Genetically Manipulated Food Update
British government advisor calls for four-year ban on "Frankenstein" food
LONDON - The British government's top scientific adviser has contradicted official policy on genetically-modified (GM) crops by backing a call for a four-year ban on their commercial release, a report said Thursday.
Chief Scientific Adviser Robert May has said that GM crops should not go on sale until major trials are completed at the end of 2002, The Independent newspaper said.
His views -- expressed in a letter to the Royal Society for the Protection of Birds -- matches those of the government's environment watchdog, English Nature, which is concerned about the effect of herbicide-resistant crops on wildlife.
But Prime Minister Tony Blair and his ministers in the Labour administration have insisted no mandatory ban is required, preferring instead to use a voluntary agreement with biotech companies.
The RSPB called upon the government to heed the advice of its own scientists.
"Public confidence in GM food is already fragile and any suggestion that the government is ignoring its own scientific advisers over environmental safety might have damaging consequences," director of conservation Dr Mark Avery told the Independent.
The UK's four biggest supermarket chains; Tesco, Sainsbury's, Asda and Safeways, have already removed all products containing GM substances from their shelves, amid a public outcry against so-called "Frankenstein" food.
And -- GM Corn Kills 44% of Monarch Butterfly Larvae, Stunts the Remaining 56%Genetically engineered corn, which the Canadian government approved for widespread use saying it is has no serious environmental impacts, is so loaded with ``natural pesticides'' that its pollen can kill the larvae of the celebrated monarch butterfly, according to a U.S. research team.
In experiments described in the journal Nature Today, John Losey and his colleagues at Cornell University found that 44% of monarch larvae died when they were reared on milkweed leaves dusted with pollen from genetically engineered corn. The survivors ate less and grew more slowly than larvae fed leaves dusted with pollen from normal corn.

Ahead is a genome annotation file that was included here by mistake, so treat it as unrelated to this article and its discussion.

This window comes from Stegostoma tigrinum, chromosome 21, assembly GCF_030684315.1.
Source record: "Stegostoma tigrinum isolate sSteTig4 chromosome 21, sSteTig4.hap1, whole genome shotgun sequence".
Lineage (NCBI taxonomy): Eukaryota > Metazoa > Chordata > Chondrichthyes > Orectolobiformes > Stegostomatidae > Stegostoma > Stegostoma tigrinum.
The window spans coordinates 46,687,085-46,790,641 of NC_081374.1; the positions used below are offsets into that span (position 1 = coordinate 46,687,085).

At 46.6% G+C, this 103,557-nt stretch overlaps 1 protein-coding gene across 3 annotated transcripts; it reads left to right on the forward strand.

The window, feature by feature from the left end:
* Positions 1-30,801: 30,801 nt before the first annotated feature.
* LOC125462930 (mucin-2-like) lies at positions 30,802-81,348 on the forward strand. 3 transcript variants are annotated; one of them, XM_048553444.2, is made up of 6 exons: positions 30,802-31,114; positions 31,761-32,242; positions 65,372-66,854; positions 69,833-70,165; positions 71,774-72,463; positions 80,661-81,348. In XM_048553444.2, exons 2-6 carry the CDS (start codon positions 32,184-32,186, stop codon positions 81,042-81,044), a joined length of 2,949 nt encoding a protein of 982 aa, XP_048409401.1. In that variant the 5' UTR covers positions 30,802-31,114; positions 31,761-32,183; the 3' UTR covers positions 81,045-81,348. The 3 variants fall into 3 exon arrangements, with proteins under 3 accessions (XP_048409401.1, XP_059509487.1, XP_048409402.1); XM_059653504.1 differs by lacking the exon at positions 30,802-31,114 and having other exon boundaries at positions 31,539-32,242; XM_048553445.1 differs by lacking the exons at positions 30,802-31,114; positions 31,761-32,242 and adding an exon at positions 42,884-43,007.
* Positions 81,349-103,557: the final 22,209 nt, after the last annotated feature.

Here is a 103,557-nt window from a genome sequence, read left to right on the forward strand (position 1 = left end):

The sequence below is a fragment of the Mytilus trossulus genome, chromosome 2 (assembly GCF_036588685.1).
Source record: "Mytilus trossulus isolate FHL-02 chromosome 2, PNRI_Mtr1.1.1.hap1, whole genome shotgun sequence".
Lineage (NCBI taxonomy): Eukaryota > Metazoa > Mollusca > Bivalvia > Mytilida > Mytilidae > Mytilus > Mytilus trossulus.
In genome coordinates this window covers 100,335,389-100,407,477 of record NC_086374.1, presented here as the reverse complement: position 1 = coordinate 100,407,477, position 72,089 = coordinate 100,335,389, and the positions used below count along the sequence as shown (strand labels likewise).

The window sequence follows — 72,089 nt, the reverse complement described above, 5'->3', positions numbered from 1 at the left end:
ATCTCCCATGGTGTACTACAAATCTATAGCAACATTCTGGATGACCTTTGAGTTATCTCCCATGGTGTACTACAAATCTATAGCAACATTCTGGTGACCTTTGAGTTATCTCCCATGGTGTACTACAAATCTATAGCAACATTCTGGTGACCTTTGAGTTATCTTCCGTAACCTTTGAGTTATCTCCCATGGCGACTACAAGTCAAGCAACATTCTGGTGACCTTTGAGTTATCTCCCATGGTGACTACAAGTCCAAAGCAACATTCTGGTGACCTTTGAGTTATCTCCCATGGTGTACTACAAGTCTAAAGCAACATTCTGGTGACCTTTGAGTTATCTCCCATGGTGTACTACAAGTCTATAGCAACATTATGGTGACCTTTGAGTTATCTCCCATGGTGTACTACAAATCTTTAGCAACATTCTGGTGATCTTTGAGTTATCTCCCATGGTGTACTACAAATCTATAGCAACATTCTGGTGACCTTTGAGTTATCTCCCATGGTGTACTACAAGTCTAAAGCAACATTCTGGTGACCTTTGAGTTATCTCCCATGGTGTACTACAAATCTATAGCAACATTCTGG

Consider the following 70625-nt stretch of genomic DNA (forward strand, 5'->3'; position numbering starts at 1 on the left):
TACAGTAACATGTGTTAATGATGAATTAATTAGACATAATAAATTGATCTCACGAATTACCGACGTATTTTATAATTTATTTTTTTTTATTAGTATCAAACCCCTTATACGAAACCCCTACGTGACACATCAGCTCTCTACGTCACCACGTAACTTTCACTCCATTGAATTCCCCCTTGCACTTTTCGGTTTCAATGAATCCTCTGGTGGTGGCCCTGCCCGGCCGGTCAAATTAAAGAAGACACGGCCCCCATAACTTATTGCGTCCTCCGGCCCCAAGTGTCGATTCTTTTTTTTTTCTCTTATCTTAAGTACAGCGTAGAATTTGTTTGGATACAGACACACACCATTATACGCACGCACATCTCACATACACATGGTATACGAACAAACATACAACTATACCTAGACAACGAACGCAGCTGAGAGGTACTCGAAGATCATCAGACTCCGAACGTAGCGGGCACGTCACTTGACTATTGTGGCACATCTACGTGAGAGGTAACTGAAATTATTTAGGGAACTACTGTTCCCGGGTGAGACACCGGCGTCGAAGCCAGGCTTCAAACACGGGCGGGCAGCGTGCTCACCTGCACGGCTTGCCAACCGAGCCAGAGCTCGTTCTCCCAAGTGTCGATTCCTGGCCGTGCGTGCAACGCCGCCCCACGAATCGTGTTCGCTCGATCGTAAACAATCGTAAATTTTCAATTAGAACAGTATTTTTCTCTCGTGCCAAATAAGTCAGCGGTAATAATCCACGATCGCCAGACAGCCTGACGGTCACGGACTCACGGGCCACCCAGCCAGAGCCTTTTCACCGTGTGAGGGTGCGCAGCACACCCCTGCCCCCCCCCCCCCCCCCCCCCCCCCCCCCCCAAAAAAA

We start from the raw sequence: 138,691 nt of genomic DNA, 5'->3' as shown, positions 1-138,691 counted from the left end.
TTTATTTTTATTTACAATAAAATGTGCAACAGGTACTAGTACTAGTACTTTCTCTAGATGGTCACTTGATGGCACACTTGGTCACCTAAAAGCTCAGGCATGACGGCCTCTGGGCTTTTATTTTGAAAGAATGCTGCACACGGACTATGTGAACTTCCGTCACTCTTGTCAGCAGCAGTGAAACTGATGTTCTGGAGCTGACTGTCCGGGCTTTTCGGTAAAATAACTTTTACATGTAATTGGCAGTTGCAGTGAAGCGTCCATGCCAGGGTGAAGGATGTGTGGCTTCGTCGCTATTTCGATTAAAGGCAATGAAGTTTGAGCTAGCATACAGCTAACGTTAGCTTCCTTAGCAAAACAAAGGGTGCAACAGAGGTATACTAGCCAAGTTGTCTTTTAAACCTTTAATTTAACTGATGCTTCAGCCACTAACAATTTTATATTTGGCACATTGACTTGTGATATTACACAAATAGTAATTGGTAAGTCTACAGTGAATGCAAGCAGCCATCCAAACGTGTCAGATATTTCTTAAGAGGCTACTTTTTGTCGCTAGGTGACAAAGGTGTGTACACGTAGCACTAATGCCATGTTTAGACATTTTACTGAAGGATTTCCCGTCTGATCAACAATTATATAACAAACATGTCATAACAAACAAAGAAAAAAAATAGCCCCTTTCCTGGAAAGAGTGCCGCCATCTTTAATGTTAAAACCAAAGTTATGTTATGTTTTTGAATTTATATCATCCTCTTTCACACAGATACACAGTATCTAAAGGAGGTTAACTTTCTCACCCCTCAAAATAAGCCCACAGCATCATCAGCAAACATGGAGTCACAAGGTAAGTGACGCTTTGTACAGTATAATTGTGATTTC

The experiments tried to replicate in the lab what likely occurs on corn fields and roadside ditches across North America as pollen from genetically engineered corn settles on weeds. Corn pollen can travel at least 60 metres on the wind and could be ingested by a number of so-called ``non-target organisms'' such as the monarch caterpillars, which live on milkweed.
``These results have potentially profound implications for the conservation of monarch butterflies,'' write Losey and his colleagues, noting that genetically modified (GM) corn is already planted on vast tracts of land and projected to increase. Close to 400,000 hectares of Southern Ontario and Quebec will be planted with GM corn this year and more than 2.8 million hectares in the central United States.
It is ``imperative'' that more research be done on the environmental risks posed by the use of biotechnology in agriculture, the Cornell scientists say, echoing a sentiment shared by many Canadian observers.
``There should be long-term environment impact studies done before these crops are allowed on the market,'' says Michelle Swenarchuk of the Canadian Environmental Law Association, which is pushing for much tougher evaluation and regulation of genetically engineered crops. ``You'd think that would be pretty basic, but not for our government, which has decreed these things are safe without ever doing such studies.''
The gene-altered corn, which exudes a poison fatal to corn-boring caterpillars, was introduced in 1996 and now accounts for more than one-quarter of the United States' corn crop - much of it in the path of the monarch's annual migration.
Pollen from the plants can blow onto nearby milkweed plants, the exclusive food upon which young monarch larvae feed, and get eaten by the tiger-striped caterpillars.
In laboratory studies conducted at Cornell University, the engineered pollen killed nearly half of those young before they transformed into the brilliant orange, black and white butterflies well known throughout North America.
Several scientists yesterday expressed concern that if the new study's results are correct, then monarchs - which already face ecological pressures but have so far managed to hold their own - may soon find themselves on the endangered-species list. Other butterflies may also be at risk.
Why have the genetic manipulation companies been allowed to go so far without having to prove the safety of GM foods? What can be done to preserve your safety and that of your children? Tell your opinion to The Progress Report:
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